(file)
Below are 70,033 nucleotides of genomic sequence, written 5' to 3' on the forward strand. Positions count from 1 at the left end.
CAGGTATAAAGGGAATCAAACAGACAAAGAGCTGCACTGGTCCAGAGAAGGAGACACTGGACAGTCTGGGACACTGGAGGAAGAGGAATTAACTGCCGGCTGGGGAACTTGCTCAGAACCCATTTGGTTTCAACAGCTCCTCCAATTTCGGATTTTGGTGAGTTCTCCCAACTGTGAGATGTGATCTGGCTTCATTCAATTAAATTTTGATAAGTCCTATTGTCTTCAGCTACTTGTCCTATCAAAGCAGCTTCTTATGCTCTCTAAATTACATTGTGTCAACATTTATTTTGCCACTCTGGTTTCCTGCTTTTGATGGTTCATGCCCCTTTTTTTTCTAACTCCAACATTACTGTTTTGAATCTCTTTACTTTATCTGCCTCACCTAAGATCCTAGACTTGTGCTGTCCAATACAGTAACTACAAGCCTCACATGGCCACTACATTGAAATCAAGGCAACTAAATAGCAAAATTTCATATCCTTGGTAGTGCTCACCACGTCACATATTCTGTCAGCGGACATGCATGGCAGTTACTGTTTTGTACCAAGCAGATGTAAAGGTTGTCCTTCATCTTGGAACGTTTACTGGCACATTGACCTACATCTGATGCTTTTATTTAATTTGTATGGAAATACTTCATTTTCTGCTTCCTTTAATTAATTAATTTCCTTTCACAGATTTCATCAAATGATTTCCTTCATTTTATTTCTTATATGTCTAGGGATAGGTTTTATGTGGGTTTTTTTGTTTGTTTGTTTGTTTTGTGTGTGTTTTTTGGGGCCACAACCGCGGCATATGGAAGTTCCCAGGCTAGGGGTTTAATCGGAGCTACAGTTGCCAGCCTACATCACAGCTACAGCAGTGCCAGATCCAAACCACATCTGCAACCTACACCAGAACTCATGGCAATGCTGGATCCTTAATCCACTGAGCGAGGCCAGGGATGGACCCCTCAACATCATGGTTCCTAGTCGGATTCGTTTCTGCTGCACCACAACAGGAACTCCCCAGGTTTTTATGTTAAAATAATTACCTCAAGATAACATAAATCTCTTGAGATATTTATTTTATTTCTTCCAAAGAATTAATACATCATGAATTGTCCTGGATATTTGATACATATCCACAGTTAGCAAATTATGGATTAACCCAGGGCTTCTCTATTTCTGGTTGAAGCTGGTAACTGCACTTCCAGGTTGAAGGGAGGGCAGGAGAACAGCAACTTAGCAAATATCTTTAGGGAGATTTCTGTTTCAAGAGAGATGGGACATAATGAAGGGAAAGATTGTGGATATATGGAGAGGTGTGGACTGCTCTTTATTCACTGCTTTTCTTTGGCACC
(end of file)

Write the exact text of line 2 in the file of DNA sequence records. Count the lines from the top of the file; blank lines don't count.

CAGGTATAAAGGGAATCAAACAGACAAAGAGCTGCACTGGTCCAGAGAAGGAGACACTGGACAGTCTGGGACACTGGAGGAAGAGGAATTAACTGCCGGCTGGGGAACTTGCTCAGAACCCATTTGGTTTCAACAGCTCCTCCAATTTCGGATTTTGGTGAGTTCTCCCAACTGTGAGATGTGATCTGGCTTCATTCAATTAAATTTTGATAAGTCCTATTGTCTTCAGCTACTTGTCCTATCAAAGCAGCTTCTTATGCTCTCTAAATTACATTGTGTCAACATTTATTTTGCCACTCTGGTTTCCTGCTTTTGATGGTTCATGCCCCTTTTTTTTCTAACTCCAACATTACTGTTTTGAATCTCTTTACTTTATCTGCCTCACCTAAGATCCTAGACTTGTGCTGTCCAATACAGTAACTACAAGCCTCACATGGCCACTACATTGAAATCAAGGCAACTAAATAGCAAAATTTCATATCCTTGGTAGTGCTCACCACGTCACATATTCTGTCAGCGGACATGCATGGCAGTTACTGTTTTGTACCAAGCAGATGTAAAGGTTGTCCTTCATCTTGGAACGTTTACTGGCACATTGACCTACATCTGATGCTTTTATTTAATTTGTATGGAAATACTTCATTTTCTGCTTCCTTTAATTAATTAATTTCCTTTCACAGATTTCATCAAATGATTTCCTTCATTTTATTTCTTATATGTCTAGGGATAGGTTTTATGTGGGTTTTTTTGTTTGTTTGTTTGTTTTGTGTGTGTTTTTTGGGGCCACAACCGCGGCATATGGAAGTTCCCAGGCTAGGGGTTTAATCGGAGCTACAGTTGCCAGCCTACATCACAGCTACAGCAGTGCCAGATCCAAACCACATCTGCAACCTACACCAGAACTCATGGCAATGCTGGATCCTTAATCCACTGAGCGAGGCCAGGGATGGACCCCTCAACATCATGGTTCCTAGTCGGATTCGTTTCTGCTGCACCACAACAGGAACTCCCCAGGTTTTTATGTTAAAATAATTACCTCAAGATAACATAAATCTCTTGAGATATTTATTTTATTTCTTCCAAAGAATTAATACATCATGAATTGTCCTGGATATTTGATACATATCCACAGTTAGCAAATTATGGATTAACCCAGGGCTTCTCTATTTCTGGTTGAAGCTGGTAACTGCACTTCCAGGTTGAAGGGAGGGCAGGAGAACAGCAACTTAGCAAATATCTTTAGGGAGATTTCTGTTTCAAGAGAGATGGGACATAATGAAGGGAAAGATTGTGGATATATGGAGAGGTGTGGACTGCTCTTTATTCACTGCTTTTCTTTGGCACC